Who plays in the play?
Adam: One of the best czech young actors - Mark Kristián Hochman.
Libor: The performance is a monodrama, which means all the characters are depicted by only one actor, our friend and very talented colleague Mark Kristián Hochman.
Why did Igor Olenevich's book "Going to Magadan" attract your attention?
Adam: For me, Igor Olenevich's diaries are quite similar to the diaries of political prisoners of the Communist regime in the Czech Republic. Even though, it is relatively a long time ago, you can see that the methods in prisons are still the same… For me, it was very interesting and terrifying, that it is still happening TODAY, not so far away from us.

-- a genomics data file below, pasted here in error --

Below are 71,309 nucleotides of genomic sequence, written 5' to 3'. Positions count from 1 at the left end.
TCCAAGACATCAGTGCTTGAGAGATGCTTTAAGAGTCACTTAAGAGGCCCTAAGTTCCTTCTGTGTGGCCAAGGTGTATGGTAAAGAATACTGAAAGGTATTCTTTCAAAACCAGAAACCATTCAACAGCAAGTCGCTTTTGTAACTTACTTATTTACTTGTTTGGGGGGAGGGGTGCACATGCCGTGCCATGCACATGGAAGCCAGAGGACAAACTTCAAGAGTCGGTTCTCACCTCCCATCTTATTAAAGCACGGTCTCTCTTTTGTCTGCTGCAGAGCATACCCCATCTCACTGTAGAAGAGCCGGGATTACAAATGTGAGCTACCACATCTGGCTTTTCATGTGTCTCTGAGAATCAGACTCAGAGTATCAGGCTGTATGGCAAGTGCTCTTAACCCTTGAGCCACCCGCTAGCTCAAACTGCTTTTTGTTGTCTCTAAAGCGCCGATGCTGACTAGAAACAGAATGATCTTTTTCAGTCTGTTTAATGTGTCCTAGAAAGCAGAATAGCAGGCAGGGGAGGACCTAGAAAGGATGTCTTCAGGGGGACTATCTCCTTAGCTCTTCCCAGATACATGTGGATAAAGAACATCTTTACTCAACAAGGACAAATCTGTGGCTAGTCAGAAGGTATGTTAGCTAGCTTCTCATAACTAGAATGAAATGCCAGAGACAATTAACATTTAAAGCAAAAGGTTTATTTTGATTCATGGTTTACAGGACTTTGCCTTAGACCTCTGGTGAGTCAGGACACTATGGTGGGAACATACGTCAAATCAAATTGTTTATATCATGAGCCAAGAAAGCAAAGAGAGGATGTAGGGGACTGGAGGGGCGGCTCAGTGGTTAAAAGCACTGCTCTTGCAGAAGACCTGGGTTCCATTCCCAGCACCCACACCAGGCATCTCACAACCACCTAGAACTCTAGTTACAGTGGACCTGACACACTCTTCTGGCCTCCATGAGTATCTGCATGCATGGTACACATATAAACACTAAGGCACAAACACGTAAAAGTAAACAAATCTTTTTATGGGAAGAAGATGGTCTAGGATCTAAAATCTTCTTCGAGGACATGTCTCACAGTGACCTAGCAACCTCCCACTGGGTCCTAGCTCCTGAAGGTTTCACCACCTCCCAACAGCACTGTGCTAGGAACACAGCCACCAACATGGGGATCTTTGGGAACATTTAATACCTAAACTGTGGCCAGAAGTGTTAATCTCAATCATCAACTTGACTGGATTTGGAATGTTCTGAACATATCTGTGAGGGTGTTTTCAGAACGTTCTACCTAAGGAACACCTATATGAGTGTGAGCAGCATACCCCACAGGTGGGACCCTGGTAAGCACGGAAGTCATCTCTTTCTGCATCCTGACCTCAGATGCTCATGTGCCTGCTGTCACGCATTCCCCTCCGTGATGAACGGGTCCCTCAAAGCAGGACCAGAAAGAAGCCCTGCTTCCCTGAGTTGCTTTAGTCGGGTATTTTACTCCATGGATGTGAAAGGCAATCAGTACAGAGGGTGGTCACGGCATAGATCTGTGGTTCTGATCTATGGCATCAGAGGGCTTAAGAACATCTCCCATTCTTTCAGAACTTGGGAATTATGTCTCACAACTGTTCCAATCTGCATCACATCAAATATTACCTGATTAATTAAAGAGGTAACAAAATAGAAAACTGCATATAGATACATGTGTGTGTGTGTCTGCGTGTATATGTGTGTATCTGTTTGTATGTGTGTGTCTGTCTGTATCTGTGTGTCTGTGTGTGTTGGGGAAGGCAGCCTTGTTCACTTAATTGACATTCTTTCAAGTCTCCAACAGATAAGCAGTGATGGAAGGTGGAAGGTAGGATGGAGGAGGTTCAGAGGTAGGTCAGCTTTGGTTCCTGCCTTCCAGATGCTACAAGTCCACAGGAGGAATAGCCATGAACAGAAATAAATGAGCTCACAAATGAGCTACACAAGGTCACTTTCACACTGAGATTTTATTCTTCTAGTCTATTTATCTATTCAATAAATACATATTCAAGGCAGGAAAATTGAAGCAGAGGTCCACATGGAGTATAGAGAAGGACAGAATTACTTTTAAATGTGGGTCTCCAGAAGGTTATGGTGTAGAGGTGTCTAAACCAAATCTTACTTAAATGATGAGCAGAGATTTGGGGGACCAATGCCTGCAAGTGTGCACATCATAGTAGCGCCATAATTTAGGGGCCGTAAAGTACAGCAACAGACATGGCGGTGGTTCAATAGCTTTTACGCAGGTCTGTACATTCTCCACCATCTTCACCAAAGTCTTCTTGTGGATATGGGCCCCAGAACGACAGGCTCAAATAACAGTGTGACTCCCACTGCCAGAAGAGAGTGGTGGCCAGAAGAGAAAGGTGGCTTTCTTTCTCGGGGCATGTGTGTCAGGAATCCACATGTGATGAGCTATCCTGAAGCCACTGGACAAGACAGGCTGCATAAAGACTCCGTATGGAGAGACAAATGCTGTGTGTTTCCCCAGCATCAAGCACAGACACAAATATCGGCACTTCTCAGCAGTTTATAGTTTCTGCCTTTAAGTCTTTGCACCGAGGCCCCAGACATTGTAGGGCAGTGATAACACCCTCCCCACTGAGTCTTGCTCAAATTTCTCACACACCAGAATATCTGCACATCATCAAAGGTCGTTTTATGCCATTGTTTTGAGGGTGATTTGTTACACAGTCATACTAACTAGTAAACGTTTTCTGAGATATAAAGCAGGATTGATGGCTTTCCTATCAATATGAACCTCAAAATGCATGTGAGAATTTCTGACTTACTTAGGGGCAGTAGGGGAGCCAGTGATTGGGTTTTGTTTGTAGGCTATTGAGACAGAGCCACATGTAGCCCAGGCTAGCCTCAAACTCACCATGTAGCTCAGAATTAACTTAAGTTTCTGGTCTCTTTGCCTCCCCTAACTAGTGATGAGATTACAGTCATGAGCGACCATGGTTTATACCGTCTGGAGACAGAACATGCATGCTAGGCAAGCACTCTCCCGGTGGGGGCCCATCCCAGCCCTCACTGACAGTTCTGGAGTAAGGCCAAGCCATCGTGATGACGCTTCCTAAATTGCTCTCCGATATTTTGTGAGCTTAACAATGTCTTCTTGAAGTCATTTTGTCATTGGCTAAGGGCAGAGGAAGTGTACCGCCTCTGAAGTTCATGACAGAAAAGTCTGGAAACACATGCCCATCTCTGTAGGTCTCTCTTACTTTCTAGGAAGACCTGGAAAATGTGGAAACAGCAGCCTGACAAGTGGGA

Libor: It was very inspiring to me to read a story about a crucial and very meaningful political struggle – although very painful and costly – that is happening so close to us. I often get frustrated by the feeling that the social and political situation in the Czech republic is getting worse every year and I see very little ways to do something about it. That is, I think, caused mainly by the romanticized image of the Velvet revolution (the almost nonviolent fall of Communist regime in Czechoslovakia). Western democracy practically fell into our hands in 1989 and the majority of Czech society is now unable to accept any radical approaches to social or political change. So seeing Belarusian (and Russian!) anarchists fighting with everything they’ve got is therefore filling me both with worry about the consequences and with hope that a real political struggle for a different world is still meaningful. I am certain that stories like Igors’ are exactly what we need to hear more in the Czech republic.